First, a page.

Last week I attended my eight year old nephew, Matt's, birthday party.
It was a challenge to figure out a party theme that would be "cool" enough for a group of eight year-olds. My sister, Joan suggested that since Matt loves the Batman cartoon and the Batman movies it would make a perfect theme.
The invitations were pictures from the cartoon show of the Bat Signal shining on clouds in the night sky above Gotham city. Inside the location, date and time was written.
Joan and her husband Mike transformed the inside of their garage into the Bat Cave. The walls had been covered with crumpled paper sprayed gray and black to look like a cavern. Mike had made a computer console out of Christmas lights, cardboard and an old desk. He even set up a computer inside the fake console with a Batman learning game the boys could play. A personalised banner hung above the entrance to the garage saying 'welcome to the bat cave – Happy Birthday Matt'. The table was covered with a Batman themed table cloth with matching paper plates, cups and napkins. In the corner was a jukebox Mike had disguised as another computer console. It had every Batman theme song from the television show and the soundtracks from the films.
Each child was given a choice of a Batman character to be. Of course, since it was Matt's, birthday boy, he was Batman. There were plenty to choose from, but you know eight year-old boys. Two of them insisted on being the Joker so we had two. Joan had hired costumes of all sizes and duplicates of each character so the two boys both choosing to be the Joker wasn't a problem. The parents were also invited to participate. Joan looked stunning dressed as Cat Woman from the 60's television series. I even dressed up as Batgirl.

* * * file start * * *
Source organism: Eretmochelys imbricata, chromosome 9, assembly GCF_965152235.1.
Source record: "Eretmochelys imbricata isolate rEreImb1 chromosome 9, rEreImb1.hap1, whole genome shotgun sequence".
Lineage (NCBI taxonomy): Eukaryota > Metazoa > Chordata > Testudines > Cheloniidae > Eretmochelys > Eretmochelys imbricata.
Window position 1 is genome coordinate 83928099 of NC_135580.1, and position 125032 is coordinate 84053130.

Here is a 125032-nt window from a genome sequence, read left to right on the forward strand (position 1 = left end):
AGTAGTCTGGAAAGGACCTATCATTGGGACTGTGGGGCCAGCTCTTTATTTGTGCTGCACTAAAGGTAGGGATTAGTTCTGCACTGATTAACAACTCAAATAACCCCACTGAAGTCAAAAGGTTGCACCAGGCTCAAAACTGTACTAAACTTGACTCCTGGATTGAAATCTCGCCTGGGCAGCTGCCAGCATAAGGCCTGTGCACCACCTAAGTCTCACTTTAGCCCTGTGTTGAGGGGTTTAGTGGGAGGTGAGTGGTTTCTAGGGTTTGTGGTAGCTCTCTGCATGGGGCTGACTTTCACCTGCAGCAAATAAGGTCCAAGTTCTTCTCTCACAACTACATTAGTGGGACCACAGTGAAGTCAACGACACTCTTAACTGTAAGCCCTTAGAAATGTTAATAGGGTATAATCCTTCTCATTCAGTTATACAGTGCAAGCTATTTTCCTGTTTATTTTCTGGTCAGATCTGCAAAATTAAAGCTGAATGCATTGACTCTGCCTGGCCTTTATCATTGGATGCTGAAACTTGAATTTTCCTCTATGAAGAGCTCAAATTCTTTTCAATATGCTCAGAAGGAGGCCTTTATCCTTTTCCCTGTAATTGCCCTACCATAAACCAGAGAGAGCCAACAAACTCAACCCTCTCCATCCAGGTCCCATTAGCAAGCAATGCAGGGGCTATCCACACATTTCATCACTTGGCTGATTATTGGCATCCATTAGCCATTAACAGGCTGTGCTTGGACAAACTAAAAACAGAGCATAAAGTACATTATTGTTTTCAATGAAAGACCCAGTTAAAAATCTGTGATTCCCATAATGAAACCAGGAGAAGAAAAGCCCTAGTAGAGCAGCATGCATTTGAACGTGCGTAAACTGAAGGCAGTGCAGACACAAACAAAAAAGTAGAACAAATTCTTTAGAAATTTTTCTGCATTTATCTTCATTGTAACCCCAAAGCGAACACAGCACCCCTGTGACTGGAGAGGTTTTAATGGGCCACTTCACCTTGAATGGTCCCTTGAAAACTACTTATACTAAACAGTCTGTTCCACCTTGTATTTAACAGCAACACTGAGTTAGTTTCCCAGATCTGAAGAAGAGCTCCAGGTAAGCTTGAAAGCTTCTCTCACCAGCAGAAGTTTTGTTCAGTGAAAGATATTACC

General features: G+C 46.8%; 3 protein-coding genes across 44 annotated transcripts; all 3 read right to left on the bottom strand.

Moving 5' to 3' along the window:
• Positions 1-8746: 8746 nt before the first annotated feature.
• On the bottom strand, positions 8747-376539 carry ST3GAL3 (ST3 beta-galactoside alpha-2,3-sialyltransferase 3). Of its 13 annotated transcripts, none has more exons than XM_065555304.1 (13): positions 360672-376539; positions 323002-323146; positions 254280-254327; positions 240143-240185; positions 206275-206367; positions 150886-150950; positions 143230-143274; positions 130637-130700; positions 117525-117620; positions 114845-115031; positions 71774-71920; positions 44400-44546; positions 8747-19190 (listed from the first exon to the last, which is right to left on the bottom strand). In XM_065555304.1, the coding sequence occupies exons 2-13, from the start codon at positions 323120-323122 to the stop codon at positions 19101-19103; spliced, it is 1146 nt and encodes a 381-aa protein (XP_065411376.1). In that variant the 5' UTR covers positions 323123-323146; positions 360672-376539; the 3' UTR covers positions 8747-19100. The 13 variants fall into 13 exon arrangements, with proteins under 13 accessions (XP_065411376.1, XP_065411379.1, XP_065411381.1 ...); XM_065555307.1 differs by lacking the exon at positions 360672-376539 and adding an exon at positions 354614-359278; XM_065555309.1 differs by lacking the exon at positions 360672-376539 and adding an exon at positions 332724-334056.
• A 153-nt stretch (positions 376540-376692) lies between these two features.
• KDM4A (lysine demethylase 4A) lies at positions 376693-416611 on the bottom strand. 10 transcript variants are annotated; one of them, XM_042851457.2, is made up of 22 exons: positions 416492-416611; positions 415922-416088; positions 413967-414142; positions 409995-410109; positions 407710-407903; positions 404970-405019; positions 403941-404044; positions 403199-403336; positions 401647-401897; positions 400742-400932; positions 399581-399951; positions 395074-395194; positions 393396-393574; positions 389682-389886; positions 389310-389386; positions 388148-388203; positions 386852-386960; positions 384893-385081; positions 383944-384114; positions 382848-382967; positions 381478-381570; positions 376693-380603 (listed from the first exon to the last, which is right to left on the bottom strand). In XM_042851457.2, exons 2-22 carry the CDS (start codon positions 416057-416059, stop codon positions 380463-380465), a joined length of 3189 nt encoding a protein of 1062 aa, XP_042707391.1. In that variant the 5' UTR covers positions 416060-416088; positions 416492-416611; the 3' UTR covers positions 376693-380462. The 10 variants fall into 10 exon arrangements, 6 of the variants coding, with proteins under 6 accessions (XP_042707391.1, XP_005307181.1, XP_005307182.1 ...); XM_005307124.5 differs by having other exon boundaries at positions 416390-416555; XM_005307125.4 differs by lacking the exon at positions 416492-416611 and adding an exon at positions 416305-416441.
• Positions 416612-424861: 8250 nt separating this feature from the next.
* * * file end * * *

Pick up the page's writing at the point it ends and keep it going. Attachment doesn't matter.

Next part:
A make-up artist made the illusion complete. Each boy looked like he stepped off the set of a Batman film. I had a lot of fun taking photos of the collection of heroes and villains.
Next, each boy was given a list of items to find and bring back to Cat Woman. Whoever had the most on the list would be the first to take a swing at the Bat mobile piñata. Boys were running and scrambling all over looking for the items on their list. Joan's best friend Sally was dressed as Vicki Vale and videotaped the entire show.
Billy, one of the Jokers, won the game by finding everything on the list faster than anyone else. Billy was blindfolded and the piñata strung up over a rafter. He swung hard, but missed. The Bat mobile piñata was intact after the boys' first and second rounds so Matt was elected the official piñata opener. He was allowed to swing at it without a blindfold and hit it until it burst and contents fell out of the bottom. All kinds of toys and treats fell to the floor -- Communicator watches, miniature ray guns, plastic grappling hooks, suction cup dart guns, electronic noisemakers and small packets of sweets kept the Batman cast happy until lunch time.
Joan did a good job of making the food looked like it was grown directly in the Bat cave.
The French fries had been sprinkled with blue salt that she had coloured with food colouring and hot dogs that were tinted by cooking them in purple coloured water. There were also fun twisty straws to drink their blue raspberry squash through.
The boys went crazy when Joan carried out a giant Batcave birthday cake. It was a chocolate cake with purple icing. Inside the cave was the Batmobile, the Jokermobile, Penguins umbrella and Riddler's question mark. Joan had found them all at the party shop. The boys ate the cake with Matt's favourite ice cream: Blue bubble gum.
After lunch the boys played with their Batman toys and were pretty tired by the time their parents came to pick them up. Matt went to bed that night in his Batman costume with a big smile on his face. A few weeks later, Joan sent a copy of the video to each child with a Batman logo pasted on the outside.